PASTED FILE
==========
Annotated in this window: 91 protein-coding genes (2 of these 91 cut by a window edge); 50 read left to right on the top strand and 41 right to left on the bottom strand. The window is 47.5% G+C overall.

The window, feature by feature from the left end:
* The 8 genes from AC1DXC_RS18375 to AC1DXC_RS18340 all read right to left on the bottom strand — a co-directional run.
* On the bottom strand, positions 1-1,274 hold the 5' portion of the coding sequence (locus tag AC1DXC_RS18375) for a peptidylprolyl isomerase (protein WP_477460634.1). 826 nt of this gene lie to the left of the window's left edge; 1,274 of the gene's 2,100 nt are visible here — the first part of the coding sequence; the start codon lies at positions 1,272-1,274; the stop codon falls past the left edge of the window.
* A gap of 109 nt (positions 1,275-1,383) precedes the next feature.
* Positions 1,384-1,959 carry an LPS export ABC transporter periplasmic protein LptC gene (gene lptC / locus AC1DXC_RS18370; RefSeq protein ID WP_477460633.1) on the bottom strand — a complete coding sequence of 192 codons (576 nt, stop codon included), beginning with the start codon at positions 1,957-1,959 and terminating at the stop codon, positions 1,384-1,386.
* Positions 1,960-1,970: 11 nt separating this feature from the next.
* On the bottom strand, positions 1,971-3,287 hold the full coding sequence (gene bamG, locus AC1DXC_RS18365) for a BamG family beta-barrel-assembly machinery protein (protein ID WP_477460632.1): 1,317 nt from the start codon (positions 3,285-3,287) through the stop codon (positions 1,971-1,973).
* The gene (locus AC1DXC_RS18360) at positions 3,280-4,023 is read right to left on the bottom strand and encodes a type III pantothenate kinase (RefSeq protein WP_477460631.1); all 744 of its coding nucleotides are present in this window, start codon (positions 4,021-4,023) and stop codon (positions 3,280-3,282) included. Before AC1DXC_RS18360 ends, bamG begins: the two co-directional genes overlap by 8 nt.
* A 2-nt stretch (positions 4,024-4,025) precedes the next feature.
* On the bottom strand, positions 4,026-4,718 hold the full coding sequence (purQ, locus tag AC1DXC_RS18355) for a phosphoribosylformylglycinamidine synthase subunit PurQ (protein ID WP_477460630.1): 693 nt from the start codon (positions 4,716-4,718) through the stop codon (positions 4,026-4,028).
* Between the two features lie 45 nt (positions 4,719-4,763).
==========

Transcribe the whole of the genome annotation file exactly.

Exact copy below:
Annotated in this window: 91 protein-coding genes (2 of these 91 cut by a window edge); 50 read left to right on the top strand and 41 right to left on the bottom strand. The window is 47.5% G+C overall.

The window, feature by feature from the left end:
* The 8 genes from AC1DXC_RS18375 to AC1DXC_RS18340 all read right to left on the bottom strand — a co-directional run.
* On the bottom strand, positions 1-1,274 hold the 5' portion of the coding sequence (locus tag AC1DXC_RS18375) for a peptidylprolyl isomerase (protein WP_477460634.1). 826 nt of this gene lie to the left of the window's left edge; 1,274 of the gene's 2,100 nt are visible here — the first part of the coding sequence; the start codon lies at positions 1,272-1,274; the stop codon falls past the left edge of the window.
* A gap of 109 nt (positions 1,275-1,383) precedes the next feature.
* Positions 1,384-1,959 carry an LPS export ABC transporter periplasmic protein LptC gene (gene lptC / locus AC1DXC_RS18370; RefSeq protein ID WP_477460633.1) on the bottom strand — a complete coding sequence of 192 codons (576 nt, stop codon included), beginning with the start codon at positions 1,957-1,959 and terminating at the stop codon, positions 1,384-1,386.
* Positions 1,960-1,970: 11 nt separating this feature from the next.
* On the bottom strand, positions 1,971-3,287 hold the full coding sequence (gene bamG, locus AC1DXC_RS18365) for a BamG family beta-barrel-assembly machinery protein (protein ID WP_477460632.1): 1,317 nt from the start codon (positions 3,285-3,287) through the stop codon (positions 1,971-1,973).
* The gene (locus AC1DXC_RS18360) at positions 3,280-4,023 is read right to left on the bottom strand and encodes a type III pantothenate kinase (RefSeq protein WP_477460631.1); all 744 of its coding nucleotides are present in this window, start codon (positions 4,021-4,023) and stop codon (positions 3,280-3,282) included. Before AC1DXC_RS18360 ends, bamG begins: the two co-directional genes overlap by 8 nt.
* A 2-nt stretch (positions 4,024-4,025) precedes the next feature.
* On the bottom strand, positions 4,026-4,718 hold the full coding sequence (purQ, locus tag AC1DXC_RS18355) for a phosphoribosylformylglycinamidine synthase subunit PurQ (protein ID WP_477460630.1): 693 nt from the start codon (positions 4,716-4,718) through the stop codon (positions 4,026-4,028).
* Between the two features lie 45 nt (positions 4,719-4,763).